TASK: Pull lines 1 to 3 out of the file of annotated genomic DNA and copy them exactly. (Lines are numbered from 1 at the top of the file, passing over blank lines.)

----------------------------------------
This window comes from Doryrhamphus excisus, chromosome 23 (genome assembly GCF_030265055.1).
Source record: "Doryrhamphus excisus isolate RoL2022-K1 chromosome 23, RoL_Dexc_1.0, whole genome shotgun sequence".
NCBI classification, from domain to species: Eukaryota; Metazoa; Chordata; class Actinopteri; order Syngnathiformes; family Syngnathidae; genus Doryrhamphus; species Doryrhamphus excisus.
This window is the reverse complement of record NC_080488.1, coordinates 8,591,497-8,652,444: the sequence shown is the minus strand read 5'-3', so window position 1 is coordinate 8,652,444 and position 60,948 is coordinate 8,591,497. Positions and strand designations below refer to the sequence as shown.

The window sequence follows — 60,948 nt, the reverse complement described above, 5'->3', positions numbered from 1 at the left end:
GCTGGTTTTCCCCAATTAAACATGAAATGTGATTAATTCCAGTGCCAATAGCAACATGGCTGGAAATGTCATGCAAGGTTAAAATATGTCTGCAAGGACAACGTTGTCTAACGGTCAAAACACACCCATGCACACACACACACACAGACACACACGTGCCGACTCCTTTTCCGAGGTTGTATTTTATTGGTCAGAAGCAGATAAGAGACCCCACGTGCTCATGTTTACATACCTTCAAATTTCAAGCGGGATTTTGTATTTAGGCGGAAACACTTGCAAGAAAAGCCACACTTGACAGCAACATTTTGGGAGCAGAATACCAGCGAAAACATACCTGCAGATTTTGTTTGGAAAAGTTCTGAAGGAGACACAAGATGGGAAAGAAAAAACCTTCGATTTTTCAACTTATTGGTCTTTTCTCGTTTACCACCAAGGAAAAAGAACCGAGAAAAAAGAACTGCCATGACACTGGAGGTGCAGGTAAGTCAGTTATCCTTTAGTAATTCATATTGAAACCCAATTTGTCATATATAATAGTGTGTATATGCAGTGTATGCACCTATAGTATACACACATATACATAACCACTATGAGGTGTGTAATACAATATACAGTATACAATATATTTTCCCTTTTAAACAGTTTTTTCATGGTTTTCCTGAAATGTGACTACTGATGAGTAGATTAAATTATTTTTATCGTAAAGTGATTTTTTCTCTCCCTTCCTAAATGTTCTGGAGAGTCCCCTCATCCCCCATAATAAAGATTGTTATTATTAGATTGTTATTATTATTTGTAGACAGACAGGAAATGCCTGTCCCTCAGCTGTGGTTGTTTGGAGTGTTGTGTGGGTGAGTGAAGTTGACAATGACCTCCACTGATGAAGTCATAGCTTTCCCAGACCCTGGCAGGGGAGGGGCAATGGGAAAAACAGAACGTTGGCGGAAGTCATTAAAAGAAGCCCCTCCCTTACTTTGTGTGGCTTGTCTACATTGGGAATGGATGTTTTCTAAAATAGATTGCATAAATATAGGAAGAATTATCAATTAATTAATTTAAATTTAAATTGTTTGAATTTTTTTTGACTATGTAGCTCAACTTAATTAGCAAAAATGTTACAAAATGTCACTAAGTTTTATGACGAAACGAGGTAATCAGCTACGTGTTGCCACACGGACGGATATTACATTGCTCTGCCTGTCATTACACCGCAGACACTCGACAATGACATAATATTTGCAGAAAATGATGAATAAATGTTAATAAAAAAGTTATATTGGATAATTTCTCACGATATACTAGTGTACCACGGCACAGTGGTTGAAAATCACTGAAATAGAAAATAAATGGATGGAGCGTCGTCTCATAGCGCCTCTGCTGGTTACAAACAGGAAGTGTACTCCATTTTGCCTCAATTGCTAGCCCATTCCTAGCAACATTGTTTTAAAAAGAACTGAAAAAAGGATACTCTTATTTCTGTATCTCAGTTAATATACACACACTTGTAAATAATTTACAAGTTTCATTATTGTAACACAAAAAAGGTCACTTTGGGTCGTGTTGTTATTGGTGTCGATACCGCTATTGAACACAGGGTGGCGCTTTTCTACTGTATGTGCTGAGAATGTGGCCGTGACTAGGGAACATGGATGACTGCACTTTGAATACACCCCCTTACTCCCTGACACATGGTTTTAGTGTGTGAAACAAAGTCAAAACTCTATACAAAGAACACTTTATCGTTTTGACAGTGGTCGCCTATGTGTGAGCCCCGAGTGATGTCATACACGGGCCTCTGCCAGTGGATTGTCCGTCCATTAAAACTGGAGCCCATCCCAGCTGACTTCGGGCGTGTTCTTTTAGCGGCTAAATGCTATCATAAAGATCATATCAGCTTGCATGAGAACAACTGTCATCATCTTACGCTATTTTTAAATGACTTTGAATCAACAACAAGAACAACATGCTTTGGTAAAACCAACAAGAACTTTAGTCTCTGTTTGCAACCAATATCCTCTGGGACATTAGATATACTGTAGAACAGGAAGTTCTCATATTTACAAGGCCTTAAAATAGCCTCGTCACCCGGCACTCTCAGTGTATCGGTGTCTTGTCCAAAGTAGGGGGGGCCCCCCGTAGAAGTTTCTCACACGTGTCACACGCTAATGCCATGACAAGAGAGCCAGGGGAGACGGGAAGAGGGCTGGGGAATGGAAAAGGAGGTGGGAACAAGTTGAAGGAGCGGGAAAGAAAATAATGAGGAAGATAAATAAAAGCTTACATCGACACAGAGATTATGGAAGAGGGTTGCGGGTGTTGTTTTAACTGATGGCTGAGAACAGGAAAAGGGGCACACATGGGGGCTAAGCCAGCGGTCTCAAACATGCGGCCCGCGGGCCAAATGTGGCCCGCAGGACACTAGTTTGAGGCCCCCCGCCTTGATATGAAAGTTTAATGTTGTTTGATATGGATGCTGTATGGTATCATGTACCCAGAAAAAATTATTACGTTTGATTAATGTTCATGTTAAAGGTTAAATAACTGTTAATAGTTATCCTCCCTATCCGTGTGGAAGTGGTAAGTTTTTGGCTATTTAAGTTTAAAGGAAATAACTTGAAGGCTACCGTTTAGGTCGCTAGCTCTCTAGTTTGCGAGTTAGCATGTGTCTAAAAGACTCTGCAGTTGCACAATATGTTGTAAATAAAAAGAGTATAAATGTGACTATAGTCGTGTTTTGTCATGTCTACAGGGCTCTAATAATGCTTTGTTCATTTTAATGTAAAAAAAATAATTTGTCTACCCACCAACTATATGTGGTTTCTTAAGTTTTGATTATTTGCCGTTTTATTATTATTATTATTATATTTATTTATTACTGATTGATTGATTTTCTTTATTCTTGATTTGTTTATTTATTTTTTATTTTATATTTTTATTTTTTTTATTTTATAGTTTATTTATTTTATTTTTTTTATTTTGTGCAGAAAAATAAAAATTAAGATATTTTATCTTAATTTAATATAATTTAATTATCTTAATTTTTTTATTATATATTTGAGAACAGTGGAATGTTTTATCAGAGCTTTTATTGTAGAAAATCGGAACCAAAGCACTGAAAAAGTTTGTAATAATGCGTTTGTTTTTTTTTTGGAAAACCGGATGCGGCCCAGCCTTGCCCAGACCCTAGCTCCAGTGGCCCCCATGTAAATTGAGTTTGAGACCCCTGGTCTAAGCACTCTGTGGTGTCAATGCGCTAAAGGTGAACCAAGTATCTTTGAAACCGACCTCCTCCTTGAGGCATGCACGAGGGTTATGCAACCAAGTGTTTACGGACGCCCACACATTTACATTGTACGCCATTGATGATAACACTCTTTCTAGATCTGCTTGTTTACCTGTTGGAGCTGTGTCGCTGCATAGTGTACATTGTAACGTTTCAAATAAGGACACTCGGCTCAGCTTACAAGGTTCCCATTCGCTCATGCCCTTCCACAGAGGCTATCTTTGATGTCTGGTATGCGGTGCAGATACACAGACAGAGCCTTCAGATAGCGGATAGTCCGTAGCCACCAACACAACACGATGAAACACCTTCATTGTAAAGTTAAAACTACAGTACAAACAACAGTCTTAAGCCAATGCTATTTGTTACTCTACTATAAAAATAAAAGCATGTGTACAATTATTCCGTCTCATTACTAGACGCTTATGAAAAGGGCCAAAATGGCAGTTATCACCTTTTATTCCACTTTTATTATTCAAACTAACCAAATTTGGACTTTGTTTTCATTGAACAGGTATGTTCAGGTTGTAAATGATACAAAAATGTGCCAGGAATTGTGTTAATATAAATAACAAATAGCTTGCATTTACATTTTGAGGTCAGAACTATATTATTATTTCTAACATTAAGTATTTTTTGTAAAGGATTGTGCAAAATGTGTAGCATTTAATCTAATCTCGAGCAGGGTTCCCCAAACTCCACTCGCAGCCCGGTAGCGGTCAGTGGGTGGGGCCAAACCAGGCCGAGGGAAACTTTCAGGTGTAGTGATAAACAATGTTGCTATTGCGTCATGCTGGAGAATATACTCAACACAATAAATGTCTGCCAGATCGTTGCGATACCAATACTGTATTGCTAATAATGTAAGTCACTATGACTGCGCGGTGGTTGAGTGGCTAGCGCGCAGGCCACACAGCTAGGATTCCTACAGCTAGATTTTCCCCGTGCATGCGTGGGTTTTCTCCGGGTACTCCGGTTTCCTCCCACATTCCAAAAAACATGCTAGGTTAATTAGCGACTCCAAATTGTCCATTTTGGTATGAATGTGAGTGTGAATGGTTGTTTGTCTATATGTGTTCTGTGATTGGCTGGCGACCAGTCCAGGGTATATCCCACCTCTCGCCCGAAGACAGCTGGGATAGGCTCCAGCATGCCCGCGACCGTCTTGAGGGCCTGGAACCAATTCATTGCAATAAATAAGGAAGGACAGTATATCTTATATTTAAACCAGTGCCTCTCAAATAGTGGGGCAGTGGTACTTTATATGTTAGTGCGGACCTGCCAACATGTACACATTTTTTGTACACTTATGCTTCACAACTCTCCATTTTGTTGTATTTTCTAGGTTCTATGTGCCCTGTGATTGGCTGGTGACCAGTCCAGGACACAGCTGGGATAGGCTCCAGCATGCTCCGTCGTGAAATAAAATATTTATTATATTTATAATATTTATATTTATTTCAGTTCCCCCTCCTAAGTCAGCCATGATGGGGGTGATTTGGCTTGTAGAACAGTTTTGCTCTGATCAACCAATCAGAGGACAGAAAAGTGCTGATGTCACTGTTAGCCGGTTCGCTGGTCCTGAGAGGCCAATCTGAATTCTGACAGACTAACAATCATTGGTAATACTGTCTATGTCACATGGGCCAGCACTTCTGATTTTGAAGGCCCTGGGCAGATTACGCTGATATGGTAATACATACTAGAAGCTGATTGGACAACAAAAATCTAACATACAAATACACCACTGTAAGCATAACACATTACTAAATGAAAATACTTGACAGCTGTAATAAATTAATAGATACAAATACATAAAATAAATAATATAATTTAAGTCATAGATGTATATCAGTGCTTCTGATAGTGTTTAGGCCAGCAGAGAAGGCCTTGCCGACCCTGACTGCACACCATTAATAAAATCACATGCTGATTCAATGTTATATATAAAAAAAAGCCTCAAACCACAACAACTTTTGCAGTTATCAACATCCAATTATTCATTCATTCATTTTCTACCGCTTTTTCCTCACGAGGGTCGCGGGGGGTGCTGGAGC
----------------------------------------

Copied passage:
This window comes from Doryrhamphus excisus, chromosome 23 (genome assembly GCF_030265055.1).
Source record: "Doryrhamphus excisus isolate RoL2022-K1 chromosome 23, RoL_Dexc_1.0, whole genome shotgun sequence".
NCBI classification, from domain to species: Eukaryota; Metazoa; Chordata; class Actinopteri; order Syngnathiformes; family Syngnathidae; genus Doryrhamphus; species Doryrhamphus excisus.